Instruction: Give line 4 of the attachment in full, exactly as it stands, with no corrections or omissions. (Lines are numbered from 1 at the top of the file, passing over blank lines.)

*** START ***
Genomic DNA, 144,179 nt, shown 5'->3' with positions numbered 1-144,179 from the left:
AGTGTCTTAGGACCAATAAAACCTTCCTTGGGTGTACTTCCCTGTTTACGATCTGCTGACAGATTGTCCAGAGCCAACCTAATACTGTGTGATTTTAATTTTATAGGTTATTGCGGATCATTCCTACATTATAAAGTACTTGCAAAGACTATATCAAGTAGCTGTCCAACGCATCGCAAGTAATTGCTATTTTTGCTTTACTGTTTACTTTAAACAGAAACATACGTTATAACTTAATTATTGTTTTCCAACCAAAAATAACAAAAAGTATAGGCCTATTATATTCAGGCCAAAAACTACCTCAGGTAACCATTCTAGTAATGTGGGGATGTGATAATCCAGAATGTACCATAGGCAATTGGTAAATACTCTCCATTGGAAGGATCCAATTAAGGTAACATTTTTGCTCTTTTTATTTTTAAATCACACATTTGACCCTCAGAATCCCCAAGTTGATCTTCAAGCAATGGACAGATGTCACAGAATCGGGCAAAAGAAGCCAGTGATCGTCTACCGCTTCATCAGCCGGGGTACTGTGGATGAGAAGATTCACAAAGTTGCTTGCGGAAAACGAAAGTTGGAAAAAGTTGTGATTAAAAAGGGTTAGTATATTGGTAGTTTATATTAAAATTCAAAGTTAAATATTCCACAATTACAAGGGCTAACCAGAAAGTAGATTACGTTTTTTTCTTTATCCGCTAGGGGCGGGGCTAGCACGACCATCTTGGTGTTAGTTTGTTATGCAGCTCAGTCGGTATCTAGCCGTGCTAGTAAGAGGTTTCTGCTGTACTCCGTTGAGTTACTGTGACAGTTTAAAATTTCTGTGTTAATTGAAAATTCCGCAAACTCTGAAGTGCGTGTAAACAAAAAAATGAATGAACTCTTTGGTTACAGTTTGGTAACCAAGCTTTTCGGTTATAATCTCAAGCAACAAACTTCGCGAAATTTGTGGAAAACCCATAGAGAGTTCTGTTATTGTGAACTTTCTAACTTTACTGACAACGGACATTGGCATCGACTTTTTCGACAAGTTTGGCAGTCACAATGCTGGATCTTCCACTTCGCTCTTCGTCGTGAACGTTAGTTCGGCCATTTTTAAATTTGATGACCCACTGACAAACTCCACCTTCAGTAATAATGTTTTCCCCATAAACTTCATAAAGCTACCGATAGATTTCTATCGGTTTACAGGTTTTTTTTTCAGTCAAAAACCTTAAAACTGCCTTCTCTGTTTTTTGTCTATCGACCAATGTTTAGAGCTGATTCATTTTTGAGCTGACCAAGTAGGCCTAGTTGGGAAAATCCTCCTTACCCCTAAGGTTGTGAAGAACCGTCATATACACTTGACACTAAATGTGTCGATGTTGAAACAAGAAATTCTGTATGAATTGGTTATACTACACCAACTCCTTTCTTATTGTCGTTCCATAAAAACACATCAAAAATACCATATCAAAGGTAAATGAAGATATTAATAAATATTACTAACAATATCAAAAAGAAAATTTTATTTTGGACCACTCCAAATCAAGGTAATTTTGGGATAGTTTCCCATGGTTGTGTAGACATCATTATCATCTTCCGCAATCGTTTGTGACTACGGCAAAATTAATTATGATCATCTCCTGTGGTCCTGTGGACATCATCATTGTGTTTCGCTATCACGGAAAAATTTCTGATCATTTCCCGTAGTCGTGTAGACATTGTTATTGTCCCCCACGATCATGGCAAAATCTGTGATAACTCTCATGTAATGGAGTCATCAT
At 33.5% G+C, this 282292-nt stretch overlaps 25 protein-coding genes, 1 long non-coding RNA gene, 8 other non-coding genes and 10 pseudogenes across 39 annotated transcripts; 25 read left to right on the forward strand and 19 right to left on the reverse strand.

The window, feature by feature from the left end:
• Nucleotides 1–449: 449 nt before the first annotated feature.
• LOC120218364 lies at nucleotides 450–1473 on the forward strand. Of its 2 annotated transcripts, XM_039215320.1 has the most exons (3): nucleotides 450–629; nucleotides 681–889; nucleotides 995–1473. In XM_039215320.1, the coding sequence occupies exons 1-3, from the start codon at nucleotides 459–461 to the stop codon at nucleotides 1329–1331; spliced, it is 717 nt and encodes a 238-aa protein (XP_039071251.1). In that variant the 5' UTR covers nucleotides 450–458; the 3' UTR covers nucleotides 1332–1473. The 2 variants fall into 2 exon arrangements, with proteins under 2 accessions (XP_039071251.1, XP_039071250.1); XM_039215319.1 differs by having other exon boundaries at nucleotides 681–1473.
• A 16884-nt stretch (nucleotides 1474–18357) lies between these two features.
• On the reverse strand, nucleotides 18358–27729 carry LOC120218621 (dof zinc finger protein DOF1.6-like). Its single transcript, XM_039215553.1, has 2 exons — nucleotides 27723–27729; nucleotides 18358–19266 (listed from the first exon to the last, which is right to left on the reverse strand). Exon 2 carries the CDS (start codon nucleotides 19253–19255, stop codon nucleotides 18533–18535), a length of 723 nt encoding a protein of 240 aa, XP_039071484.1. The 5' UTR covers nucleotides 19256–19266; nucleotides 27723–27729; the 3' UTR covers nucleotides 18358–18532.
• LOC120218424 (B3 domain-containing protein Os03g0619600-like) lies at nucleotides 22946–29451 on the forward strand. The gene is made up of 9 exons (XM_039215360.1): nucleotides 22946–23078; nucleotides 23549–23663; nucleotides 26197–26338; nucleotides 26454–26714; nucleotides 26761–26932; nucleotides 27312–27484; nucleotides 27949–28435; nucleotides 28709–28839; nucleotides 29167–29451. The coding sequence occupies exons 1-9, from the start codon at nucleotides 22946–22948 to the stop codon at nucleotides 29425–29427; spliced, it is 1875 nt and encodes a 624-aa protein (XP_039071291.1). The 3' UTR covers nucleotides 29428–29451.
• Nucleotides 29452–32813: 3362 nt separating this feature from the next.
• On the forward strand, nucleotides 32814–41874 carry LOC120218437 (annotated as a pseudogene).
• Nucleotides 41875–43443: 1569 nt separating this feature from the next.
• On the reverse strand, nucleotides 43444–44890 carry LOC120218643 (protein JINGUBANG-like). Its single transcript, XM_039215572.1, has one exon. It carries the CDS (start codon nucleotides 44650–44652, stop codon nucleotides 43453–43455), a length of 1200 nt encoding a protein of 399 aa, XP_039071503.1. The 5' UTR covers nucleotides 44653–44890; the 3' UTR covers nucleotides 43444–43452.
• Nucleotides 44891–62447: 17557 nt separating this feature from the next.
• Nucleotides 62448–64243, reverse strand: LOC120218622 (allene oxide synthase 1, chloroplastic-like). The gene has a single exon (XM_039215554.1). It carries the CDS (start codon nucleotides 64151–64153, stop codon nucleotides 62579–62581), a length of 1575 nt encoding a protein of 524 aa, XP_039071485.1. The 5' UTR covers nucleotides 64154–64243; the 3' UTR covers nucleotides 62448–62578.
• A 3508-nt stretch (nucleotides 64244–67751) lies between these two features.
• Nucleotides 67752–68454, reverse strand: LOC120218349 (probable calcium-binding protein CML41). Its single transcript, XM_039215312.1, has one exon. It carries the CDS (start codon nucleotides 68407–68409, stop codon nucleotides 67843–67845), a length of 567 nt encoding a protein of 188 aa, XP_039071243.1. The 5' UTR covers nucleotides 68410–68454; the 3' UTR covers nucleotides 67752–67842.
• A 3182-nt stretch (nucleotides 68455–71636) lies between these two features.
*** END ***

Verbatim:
The window, feature by feature from the left end: